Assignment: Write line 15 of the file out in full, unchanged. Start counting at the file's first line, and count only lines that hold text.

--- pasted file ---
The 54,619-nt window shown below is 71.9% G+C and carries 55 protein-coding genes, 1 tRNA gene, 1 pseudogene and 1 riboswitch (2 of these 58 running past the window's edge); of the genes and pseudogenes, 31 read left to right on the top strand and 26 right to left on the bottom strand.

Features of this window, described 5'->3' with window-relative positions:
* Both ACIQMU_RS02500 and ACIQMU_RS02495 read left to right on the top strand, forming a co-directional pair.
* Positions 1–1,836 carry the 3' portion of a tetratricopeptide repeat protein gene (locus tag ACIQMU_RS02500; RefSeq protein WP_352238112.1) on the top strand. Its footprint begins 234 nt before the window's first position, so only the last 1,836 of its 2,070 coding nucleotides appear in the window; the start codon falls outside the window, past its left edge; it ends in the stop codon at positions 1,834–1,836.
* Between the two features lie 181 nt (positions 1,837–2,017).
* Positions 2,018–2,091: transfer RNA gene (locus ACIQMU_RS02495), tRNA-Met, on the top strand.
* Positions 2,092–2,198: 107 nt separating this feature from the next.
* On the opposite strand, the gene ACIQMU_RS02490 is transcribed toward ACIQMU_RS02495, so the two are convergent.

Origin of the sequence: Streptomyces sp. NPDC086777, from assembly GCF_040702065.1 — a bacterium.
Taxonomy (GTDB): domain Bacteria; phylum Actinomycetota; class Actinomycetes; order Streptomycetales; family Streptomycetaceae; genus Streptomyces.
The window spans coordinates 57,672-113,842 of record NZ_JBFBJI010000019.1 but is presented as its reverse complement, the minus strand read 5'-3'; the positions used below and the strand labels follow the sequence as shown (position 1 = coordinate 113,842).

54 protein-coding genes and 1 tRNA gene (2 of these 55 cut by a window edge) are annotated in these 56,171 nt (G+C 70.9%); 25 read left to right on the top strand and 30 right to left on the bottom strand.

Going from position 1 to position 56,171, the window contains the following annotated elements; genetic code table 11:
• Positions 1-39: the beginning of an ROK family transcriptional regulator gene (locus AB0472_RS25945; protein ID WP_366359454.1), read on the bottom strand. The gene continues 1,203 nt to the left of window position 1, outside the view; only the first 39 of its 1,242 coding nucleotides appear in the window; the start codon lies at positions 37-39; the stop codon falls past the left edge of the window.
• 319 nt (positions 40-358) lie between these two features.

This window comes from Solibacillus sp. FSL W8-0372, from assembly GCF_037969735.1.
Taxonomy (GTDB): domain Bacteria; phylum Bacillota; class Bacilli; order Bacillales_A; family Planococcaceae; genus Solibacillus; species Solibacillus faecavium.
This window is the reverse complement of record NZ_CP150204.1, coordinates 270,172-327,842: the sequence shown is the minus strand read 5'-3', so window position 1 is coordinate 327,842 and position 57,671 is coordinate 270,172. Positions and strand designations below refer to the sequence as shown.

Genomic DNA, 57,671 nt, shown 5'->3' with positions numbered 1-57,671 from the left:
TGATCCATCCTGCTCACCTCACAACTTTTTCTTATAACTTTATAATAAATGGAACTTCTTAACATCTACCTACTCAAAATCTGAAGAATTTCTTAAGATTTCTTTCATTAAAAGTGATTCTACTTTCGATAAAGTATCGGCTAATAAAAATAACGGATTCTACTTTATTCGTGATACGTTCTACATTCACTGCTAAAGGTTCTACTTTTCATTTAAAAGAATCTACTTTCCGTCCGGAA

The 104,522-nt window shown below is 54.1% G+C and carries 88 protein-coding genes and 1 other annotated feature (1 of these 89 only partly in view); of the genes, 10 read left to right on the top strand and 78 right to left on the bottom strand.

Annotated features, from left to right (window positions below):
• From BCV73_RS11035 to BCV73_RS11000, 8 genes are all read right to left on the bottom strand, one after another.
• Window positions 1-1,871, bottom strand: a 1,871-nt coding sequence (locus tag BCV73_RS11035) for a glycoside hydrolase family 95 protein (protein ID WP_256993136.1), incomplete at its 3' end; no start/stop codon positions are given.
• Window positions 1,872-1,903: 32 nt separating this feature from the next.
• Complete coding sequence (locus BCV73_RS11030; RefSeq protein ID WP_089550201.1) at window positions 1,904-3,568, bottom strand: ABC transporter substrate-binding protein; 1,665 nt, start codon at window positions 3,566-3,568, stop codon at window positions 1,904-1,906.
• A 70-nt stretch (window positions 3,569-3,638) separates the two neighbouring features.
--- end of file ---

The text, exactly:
• 319 nt (positions 40-358) lie between these two features.